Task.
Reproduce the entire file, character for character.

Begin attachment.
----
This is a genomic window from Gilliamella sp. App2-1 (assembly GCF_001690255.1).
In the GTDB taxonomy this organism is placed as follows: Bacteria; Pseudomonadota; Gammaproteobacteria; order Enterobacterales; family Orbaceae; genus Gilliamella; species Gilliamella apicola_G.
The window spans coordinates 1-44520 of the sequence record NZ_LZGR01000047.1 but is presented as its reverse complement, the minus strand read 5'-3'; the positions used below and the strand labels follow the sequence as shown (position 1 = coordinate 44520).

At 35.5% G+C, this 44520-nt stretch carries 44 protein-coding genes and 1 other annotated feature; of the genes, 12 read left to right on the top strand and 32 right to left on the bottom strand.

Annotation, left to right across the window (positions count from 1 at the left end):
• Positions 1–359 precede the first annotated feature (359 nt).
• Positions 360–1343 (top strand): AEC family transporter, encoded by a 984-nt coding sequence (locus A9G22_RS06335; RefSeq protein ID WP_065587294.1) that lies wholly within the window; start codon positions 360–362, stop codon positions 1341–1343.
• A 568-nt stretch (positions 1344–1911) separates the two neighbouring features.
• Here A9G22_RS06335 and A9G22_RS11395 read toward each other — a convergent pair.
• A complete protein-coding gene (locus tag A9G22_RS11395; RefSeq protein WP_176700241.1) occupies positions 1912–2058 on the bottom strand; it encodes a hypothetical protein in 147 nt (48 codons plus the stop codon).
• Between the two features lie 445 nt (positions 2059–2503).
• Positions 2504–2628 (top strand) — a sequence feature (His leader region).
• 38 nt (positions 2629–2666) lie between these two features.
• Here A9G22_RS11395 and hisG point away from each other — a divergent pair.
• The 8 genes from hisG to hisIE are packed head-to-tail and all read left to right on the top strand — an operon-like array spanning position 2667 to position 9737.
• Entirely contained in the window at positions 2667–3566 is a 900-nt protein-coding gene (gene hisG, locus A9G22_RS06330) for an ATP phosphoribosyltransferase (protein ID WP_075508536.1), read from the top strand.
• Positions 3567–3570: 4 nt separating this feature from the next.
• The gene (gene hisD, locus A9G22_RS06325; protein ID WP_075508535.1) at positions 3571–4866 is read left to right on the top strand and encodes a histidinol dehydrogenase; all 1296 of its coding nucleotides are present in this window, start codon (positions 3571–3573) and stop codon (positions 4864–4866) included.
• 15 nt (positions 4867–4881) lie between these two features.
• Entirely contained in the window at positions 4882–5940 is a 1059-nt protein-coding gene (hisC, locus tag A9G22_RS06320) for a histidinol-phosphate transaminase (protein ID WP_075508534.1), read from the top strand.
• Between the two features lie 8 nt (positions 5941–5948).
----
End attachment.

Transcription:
This is a genomic window from Gilliamella sp. App2-1 (assembly GCF_001690255.1).
In the GTDB taxonomy this organism is placed as follows: Bacteria; Pseudomonadota; Gammaproteobacteria; order Enterobacterales; family Orbaceae; genus Gilliamella; species Gilliamella apicola_G.
The window spans coordinates 1-44520 of the sequence record NZ_LZGR01000047.1 but is presented as its reverse complement, the minus strand read 5'-3'; the positions used below and the strand labels follow the sequence as shown (position 1 = coordinate 44520).

At 35.5% G+C, this 44520-nt stretch carries 44 protein-coding genes and 1 other annotated feature; of the genes, 12 read left to right on the top strand and 32 right to left on the bottom strand.

Annotation, left to right across the window (positions count from 1 at the left end):
• Positions 1–359 precede the first annotated feature (359 nt).
• Positions 360–1343 (top strand): AEC family transporter, encoded by a 984-nt coding sequence (locus A9G22_RS06335; RefSeq protein ID WP_065587294.1) that lies wholly within the window; start codon positions 360–362, stop codon positions 1341–1343.
• A 568-nt stretch (positions 1344–1911) separates the two neighbouring features.
• Here A9G22_RS06335 and A9G22_RS11395 read toward each other — a convergent pair.
• A complete protein-coding gene (locus tag A9G22_RS11395; RefSeq protein WP_176700241.1) occupies positions 1912–2058 on the bottom strand; it encodes a hypothetical protein in 147 nt (48 codons plus the stop codon).
• Between the two features lie 445 nt (positions 2059–2503).
• Positions 2504–2628 (top strand) — a sequence feature (His leader region).
• 38 nt (positions 2629–2666) lie between these two features.
• Here A9G22_RS11395 and hisG point away from each other — a divergent pair.
• The 8 genes from hisG to hisIE are packed head-to-tail and all read left to right on the top strand — an operon-like array spanning position 2667 to position 9737.
• Entirely contained in the window at positions 2667–3566 is a 900-nt protein-coding gene (gene hisG, locus A9G22_RS06330) for an ATP phosphoribosyltransferase (protein ID WP_075508536.1), read from the top strand.
• Positions 3567–3570: 4 nt separating this feature from the next.
• The gene (gene hisD, locus A9G22_RS06325; protein ID WP_075508535.1) at positions 3571–4866 is read left to right on the top strand and encodes a histidinol dehydrogenase; all 1296 of its coding nucleotides are present in this window, start codon (positions 3571–3573) and stop codon (positions 4864–4866) included.
• 15 nt (positions 4867–4881) lie between these two features.
• Entirely contained in the window at positions 4882–5940 is a 1059-nt protein-coding gene (hisC, locus tag A9G22_RS06320) for a histidinol-phosphate transaminase (protein ID WP_075508534.1), read from the top strand.
• Between the two features lie 8 nt (positions 5941–5948).